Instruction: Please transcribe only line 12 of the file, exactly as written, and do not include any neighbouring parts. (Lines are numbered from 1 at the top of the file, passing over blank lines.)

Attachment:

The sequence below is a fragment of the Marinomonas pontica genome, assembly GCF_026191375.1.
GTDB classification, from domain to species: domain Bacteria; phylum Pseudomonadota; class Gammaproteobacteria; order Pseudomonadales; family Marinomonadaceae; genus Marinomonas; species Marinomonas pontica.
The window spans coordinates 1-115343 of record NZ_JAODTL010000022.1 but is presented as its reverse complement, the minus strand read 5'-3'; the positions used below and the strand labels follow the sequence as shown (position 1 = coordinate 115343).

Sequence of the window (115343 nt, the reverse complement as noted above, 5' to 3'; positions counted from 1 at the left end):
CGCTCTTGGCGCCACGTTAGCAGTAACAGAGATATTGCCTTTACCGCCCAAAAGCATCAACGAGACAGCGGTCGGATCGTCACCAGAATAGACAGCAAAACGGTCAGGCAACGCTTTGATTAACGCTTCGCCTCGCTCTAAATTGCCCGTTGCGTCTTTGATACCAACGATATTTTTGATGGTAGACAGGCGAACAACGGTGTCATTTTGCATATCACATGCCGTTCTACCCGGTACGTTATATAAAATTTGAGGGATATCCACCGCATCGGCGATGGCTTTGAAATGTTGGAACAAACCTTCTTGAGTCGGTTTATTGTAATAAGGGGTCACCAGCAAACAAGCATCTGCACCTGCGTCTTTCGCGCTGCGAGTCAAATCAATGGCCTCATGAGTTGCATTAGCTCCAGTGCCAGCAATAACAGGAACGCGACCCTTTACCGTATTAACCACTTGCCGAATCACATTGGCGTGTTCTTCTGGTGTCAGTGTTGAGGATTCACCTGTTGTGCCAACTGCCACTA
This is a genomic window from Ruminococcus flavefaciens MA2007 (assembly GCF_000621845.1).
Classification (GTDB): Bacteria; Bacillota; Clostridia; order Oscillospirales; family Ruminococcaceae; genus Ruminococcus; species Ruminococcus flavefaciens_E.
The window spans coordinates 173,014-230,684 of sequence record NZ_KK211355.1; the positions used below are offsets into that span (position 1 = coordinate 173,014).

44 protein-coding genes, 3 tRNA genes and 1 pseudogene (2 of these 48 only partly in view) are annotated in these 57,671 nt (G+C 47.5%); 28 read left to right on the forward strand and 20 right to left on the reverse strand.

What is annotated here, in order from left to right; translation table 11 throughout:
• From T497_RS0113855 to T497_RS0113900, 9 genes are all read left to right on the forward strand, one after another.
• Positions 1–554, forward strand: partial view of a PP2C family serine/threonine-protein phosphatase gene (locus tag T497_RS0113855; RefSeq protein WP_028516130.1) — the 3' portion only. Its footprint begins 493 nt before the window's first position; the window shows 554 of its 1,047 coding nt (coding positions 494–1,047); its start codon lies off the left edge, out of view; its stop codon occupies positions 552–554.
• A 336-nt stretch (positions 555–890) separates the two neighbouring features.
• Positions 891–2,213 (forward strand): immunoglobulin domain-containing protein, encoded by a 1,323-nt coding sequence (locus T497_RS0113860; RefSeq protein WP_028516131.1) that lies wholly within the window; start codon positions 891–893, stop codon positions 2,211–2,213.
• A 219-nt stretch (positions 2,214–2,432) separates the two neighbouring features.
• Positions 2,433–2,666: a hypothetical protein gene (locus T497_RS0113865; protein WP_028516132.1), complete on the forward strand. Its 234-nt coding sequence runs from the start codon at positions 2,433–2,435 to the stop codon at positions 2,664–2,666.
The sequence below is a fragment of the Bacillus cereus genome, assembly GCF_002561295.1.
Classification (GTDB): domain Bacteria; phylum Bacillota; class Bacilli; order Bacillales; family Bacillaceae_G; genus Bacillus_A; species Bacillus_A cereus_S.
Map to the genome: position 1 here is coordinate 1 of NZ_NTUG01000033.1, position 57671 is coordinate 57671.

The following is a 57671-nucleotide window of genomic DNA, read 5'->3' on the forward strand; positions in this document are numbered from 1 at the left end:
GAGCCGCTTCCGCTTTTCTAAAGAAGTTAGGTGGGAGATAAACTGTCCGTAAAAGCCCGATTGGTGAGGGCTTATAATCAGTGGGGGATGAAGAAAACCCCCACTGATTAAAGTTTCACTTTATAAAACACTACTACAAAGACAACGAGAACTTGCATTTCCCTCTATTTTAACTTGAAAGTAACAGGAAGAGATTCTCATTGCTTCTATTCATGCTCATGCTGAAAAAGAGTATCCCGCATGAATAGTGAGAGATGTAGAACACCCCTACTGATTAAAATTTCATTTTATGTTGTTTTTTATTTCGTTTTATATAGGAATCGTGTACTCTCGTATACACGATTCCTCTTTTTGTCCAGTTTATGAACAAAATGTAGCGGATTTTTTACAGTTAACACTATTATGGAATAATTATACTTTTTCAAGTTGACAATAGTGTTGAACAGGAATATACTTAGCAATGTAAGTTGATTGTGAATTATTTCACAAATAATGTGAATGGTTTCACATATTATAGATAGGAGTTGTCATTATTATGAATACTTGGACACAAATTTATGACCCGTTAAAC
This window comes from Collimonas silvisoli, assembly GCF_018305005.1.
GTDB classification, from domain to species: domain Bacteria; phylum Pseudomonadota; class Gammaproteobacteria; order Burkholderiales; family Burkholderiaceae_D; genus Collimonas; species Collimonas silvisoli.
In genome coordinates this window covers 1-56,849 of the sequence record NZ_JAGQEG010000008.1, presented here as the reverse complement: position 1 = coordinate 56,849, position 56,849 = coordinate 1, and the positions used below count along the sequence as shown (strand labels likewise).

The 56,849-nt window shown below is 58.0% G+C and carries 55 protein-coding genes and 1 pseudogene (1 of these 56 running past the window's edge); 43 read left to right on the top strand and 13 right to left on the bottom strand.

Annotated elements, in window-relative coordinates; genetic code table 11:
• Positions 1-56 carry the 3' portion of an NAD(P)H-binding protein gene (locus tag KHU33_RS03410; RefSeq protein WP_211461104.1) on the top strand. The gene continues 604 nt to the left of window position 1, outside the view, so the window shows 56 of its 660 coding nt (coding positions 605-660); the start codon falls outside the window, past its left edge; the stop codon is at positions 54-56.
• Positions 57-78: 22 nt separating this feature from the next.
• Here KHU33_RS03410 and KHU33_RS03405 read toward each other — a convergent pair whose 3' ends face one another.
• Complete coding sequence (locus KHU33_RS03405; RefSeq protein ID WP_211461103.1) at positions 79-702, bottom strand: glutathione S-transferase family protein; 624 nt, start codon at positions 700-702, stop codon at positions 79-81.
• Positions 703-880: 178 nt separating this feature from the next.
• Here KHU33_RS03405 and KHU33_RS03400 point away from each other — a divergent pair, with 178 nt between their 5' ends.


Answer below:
• Positions 1–554, forward strand: partial view of a PP2C family serine/threonine-protein phosphatase gene (locus tag T497_RS0113855; RefSeq protein WP_028516130.1) — the 3' portion only. Its footprint begins 493 nt before the window's first position; the window shows 554 of its 1,047 coding nt (coding positions 494–1,047); its start codon lies off the left edge, out of view; its stop codon occupies positions 552–554.